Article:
Impact of various aging treatments on the microhardness and surface roughness of CAD-CAM monolithic restorative materials.

Deste Gökay G., Oyar P., Durkan R.

Journal of prosthodontics : official journal of the American College of Prosthodontists, 2024 (SCI-Expanded) identifier identifier identifier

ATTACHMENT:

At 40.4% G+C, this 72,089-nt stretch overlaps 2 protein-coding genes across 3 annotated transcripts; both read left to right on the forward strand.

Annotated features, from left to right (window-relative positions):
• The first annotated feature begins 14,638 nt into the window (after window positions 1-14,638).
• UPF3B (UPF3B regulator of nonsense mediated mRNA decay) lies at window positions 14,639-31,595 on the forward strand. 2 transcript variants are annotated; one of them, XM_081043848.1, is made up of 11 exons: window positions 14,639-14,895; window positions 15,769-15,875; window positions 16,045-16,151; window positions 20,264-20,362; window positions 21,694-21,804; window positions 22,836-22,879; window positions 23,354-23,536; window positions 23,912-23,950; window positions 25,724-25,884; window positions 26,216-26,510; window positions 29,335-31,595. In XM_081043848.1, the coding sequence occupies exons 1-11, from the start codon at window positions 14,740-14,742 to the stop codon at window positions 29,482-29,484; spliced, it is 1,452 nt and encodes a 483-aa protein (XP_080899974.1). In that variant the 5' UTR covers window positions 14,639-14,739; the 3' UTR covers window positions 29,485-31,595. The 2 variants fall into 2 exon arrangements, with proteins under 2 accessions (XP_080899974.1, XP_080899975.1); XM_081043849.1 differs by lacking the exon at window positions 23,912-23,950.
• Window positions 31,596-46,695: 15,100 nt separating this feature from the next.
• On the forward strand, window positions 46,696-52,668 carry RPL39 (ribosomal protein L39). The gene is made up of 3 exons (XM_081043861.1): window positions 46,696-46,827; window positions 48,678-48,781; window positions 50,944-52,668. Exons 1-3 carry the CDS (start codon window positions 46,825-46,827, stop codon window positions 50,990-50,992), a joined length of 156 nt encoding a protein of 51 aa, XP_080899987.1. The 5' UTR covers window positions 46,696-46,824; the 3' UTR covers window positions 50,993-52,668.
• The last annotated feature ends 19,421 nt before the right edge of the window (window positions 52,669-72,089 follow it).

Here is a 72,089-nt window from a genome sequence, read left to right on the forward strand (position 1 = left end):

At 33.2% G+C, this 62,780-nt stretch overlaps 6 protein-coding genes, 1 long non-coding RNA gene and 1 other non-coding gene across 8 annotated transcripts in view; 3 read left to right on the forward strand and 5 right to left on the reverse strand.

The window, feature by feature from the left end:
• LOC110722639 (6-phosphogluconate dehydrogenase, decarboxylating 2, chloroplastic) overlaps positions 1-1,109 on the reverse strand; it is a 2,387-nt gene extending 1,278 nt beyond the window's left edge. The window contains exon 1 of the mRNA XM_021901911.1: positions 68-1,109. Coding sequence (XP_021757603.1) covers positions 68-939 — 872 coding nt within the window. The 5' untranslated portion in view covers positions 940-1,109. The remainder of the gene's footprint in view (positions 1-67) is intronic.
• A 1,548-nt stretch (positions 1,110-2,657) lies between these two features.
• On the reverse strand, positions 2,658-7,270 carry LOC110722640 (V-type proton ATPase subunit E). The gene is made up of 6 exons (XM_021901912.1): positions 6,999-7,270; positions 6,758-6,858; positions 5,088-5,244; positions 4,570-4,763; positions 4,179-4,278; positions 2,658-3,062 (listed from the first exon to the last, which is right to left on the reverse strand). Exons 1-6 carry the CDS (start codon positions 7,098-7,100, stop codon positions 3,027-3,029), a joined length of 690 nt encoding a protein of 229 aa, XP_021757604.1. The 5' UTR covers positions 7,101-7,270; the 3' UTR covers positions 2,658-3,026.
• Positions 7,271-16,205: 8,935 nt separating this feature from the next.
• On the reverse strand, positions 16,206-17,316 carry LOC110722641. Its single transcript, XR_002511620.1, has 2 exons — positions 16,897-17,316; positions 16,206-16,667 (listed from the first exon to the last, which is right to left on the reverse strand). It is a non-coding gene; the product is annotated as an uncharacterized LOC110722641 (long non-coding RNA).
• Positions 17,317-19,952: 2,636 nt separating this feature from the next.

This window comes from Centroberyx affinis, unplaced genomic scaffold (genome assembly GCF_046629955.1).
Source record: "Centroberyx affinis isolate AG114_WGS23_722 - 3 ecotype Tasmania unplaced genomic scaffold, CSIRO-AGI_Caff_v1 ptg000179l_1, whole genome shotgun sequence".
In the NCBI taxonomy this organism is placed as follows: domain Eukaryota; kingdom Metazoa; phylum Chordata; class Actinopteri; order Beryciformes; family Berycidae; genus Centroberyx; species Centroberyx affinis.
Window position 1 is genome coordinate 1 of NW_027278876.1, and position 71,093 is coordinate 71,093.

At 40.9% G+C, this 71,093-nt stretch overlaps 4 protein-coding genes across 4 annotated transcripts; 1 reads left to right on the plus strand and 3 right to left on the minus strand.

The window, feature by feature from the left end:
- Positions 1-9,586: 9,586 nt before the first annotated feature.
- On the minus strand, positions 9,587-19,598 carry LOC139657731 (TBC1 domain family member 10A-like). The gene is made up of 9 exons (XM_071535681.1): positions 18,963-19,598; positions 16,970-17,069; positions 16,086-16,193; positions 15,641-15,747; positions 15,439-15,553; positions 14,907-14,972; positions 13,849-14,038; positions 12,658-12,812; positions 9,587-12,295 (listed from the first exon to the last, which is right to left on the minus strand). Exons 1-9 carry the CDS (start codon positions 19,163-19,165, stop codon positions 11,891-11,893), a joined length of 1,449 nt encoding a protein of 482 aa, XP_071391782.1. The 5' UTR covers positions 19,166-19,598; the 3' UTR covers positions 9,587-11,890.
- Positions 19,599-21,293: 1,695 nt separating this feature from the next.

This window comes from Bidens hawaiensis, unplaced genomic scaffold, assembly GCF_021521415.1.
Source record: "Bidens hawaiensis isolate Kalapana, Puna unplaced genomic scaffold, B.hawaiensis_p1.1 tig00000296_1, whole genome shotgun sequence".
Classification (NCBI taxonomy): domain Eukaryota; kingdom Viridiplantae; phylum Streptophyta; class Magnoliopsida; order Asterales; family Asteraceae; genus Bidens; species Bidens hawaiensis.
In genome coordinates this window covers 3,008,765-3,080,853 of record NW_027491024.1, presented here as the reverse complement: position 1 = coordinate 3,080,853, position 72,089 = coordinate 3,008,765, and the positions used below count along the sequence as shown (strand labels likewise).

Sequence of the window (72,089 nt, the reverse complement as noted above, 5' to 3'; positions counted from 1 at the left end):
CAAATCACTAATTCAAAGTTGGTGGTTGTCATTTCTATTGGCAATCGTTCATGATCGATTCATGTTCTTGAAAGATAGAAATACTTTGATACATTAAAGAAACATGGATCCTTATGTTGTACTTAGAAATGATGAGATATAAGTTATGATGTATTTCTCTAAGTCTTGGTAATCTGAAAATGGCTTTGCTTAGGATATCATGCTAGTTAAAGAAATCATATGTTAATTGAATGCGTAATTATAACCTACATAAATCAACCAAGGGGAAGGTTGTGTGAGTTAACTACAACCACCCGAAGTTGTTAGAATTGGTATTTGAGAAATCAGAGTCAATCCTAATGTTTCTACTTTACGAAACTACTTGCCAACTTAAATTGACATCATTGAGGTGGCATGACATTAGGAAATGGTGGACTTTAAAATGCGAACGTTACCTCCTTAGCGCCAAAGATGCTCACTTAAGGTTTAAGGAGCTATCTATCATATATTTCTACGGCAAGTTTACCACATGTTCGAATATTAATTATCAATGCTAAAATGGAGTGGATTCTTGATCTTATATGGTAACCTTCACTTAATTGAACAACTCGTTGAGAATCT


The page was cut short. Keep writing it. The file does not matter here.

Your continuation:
PurposeDental ceramics deteriorate as a result of thermal aging and exposure to acidic solutions, which change their microhardness and surface roughness. This study assessed the resistance of several computer-aided design and computer-aided manufacturing (CAD-CAM) restorative dental materials in terms of surface roughness and microhardness following exposure to acidic solutions and thermal aging.Materials and MethodsFive different monolithic CAD-CAM restorative materials, two leucite-reinforced glass ceramics (G-Ceram and CEREC Blocs), a zirconia-infiltrated lithium silicate (Celtra Duo), a resin nanoceramic (Grandio), and monolithic zirconia (inCoris TZI), were used to create 2-mm-thick rectangular specimens (n = 100). After being immersed in either acidic saliva (pH = 4.0) (ST) or gastric juice (pH = 1.2) (GT), each material was subjected to 10,000 cycles of thermal aging. The Vickers microhardness and average surface roughness of the specimens were assessed at baseline, following thermal aging and exposure to either gastric juice or acidic saliva. The surface properties were examined using an atomic force microscope. The Mann-Whitney U test with Bonferroni correction and the Wilcoxon signed-rank test was used for statistical analysis (a = 0.05).ResultsThe surface roughness of two leucite-reinforced glass ceramics (G-ceram and CEREC) significantly decreased with ST (p = 0.027 and p = 0.044). Only the CEREC was affected when the aging protocols were compared, and the ST group had a significant reduction in roughness (p = 0.009). The microhardness values significantly decreased after both aging protocols in all groups except for the ST subgroup of G-Ceram. Only inCoris was affected when the aging protocols were compared, and the GT group exhibited a significant reduction in microhardness (p = 0.002).ConclusionThe surface roughness of the tested materials was not affected by the GT. Only leucite ceramics exhibited a decrease in surface roughness in the ST stage. Both aging processes produced a significant decrease in the microhardness of the tested ceramics. Leucite-reinforced glass-ceramic materials may be advantageous for patients with gastroesophageal reflux disease and those with a diet high in acidic foods due to their lower values for changes in microhardness and surface roughness compared to those of other CAD-CAM materials.